While Apple's iPod has been long-capable of running more powerful applications than music playback, they have focused on
Windows Mobile 6 stands to be both a winner and a loser in the mobile phone market with its three evolved brands, Standard, Classic and Professional (formerly Smartphone, Pocket PC, and Phone Editions). It may lose some of its niche consumer market to iPhone but also reclaim territory previous lost to RIM's Blackberry. RIM started for push-based email where email is sent directly to a Blackberry without the user having to actively check their email. This was achieved through integration with Microsoft's own Exchange email servers. Microsoft's come a long way, finally beating Palm in terms of shipped devices. Growing on the success of the slimmed down Smartphone Edition that ran on cheaper hardware (sans touchscreen), Microsoft is building into version 5 robust Office document editing features previously only available on more expensive Pocket PC and Phone Editions. Cooler computing-intensive (power-hungry) features like opening up a Unix terminal or controlling a Windows desktop with the Terminal Services Client in VGA resolution are still restricted to what is now called Windows Mobile Professional.
At the cost of a larger touch-screen interface and expensive graphics accelerators found on Windows Mobile Pro, Windows Mobile Standard Edition seems to have matured very nicely from an initially dumbed-down version of Windows Mobile developed for mobile phones to really fleshing out to meet the needs of business users and improving security and manageability. Both the new iPhone and Windows Mobile will have a richer browsing and [Exchange-less push-based] email experience than their competitors. Both purport to suport the dynamic content manipulation via AJAX in web-pages. However, it is exactly the ways in which iPhone is so much like Windows Mobile Standard Edition that I'm becoming more wary of it.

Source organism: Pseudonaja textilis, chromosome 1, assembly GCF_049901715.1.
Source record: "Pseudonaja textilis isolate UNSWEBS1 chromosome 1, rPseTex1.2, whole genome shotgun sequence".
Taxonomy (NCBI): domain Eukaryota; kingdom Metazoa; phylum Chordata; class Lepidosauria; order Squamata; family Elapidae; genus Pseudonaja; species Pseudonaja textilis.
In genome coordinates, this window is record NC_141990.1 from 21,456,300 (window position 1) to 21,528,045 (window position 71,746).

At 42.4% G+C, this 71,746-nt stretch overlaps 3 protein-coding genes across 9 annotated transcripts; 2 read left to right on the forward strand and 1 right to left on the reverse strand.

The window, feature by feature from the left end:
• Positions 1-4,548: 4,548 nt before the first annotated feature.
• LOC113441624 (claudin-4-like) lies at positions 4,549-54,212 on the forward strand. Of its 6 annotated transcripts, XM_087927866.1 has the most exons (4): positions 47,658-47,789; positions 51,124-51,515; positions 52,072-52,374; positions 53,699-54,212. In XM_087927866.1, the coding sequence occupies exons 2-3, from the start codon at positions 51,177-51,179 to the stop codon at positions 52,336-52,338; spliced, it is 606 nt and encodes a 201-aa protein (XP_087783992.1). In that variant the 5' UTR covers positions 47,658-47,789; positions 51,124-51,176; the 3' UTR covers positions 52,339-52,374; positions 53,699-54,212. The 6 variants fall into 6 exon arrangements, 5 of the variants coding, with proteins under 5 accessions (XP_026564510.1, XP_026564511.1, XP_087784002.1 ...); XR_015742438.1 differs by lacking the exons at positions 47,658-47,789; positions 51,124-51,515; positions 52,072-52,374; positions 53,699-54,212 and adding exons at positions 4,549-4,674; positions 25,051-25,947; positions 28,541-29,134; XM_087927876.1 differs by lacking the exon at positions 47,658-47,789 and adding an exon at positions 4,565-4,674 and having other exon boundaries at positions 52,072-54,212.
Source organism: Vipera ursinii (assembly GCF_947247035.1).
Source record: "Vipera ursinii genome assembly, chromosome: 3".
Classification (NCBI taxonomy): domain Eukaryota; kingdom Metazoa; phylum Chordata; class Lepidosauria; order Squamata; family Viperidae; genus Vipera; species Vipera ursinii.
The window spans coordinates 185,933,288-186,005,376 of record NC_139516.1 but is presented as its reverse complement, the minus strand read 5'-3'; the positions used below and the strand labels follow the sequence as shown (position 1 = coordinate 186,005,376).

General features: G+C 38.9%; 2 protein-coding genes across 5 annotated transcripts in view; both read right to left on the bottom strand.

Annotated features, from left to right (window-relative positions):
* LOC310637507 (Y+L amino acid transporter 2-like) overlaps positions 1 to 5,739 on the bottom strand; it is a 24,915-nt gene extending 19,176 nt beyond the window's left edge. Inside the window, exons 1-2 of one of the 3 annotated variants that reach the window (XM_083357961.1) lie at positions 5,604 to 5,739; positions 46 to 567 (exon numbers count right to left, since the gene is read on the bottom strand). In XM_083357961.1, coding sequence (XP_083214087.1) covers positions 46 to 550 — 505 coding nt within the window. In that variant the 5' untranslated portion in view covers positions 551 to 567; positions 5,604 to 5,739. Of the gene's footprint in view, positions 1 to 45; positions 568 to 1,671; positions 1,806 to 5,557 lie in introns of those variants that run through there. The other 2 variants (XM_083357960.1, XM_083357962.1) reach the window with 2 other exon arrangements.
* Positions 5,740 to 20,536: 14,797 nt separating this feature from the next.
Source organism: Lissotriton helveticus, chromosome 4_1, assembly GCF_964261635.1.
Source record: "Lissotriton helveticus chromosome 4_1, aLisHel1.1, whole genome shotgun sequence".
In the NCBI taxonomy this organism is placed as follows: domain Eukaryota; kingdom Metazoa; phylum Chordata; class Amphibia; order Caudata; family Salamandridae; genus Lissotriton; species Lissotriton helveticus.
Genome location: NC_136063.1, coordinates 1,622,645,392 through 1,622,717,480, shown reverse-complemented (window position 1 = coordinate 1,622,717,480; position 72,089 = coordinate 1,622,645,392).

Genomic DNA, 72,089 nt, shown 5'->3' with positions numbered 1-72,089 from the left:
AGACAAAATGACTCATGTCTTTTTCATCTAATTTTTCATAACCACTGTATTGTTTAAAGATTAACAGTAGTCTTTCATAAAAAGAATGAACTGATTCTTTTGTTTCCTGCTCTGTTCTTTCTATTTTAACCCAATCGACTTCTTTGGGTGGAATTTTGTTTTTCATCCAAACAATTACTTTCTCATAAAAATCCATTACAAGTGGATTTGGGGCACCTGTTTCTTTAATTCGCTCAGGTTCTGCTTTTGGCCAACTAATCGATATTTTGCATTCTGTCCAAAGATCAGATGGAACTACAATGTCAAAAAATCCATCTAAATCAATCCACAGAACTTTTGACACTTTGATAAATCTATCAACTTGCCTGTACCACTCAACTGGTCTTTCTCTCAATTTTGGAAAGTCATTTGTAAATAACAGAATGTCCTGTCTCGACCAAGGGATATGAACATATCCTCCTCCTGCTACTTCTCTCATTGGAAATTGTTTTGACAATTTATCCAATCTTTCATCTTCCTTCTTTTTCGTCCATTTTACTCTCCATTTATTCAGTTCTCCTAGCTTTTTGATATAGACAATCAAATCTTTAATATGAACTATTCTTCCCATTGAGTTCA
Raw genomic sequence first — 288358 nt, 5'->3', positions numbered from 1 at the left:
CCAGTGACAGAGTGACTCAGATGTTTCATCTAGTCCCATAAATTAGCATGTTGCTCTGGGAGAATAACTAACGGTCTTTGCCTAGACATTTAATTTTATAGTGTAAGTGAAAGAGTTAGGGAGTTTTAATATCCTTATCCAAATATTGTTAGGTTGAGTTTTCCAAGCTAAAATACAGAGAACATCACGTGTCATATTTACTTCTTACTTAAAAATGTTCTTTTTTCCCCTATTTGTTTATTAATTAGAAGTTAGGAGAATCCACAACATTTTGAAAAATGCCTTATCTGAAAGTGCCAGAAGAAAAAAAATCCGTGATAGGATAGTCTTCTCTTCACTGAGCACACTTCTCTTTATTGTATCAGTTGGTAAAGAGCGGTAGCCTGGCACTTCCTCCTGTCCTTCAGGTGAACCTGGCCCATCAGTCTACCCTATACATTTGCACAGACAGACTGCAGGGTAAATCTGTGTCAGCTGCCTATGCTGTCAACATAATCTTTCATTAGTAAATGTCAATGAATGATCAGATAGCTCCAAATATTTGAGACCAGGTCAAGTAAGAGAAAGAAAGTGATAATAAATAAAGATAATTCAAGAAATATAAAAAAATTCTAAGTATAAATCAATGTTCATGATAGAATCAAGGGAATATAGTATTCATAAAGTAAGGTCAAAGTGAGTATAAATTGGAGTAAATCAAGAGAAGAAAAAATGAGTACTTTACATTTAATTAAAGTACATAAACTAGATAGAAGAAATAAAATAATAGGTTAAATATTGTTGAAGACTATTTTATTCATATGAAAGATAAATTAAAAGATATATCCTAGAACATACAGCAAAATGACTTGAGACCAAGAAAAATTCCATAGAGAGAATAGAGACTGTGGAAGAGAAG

These two devices buck the overambitious, all-in-one convergence that had Windows Mobile Professional over-promising and under-delivering. They intend to reinvent the phone by stripping out what was non-essential and perfecting what remained. While Apple's device has seemingly limitless potential and you could argue that it is comparable to a PDA, Apple's closed-system nature restricts third-party developers from making software for the iPhone. This essentially reinforces the concept that the device is less of a converged computing platform than a ... "revolutionary phone, breakthrough internet device, and widescreen iPod".
The iPhone is by far the more ambitious of the two devices because it also promises the best music and video experience. While it's easy enough to throw away (recycle/reuse) both my cell phone and my clearly obsoleted Pocket PC, asking someone to give up their 30GB video-enabled iPod may not be so simple. Of course, we haven't seen the whole story from Apple and maybe there will be a terminal app hiding somewhere on the iPhone enough to convince me to leave behind most of my media content. There it could have been a deliberate decision by Apple to delay third party software development in the beginning to have more control over a very critical stage of the iPhone product line.
References: Windows Mobile Standard Video Demo, Download Squad
Last updated: 2/18/2006 9:07 PM EST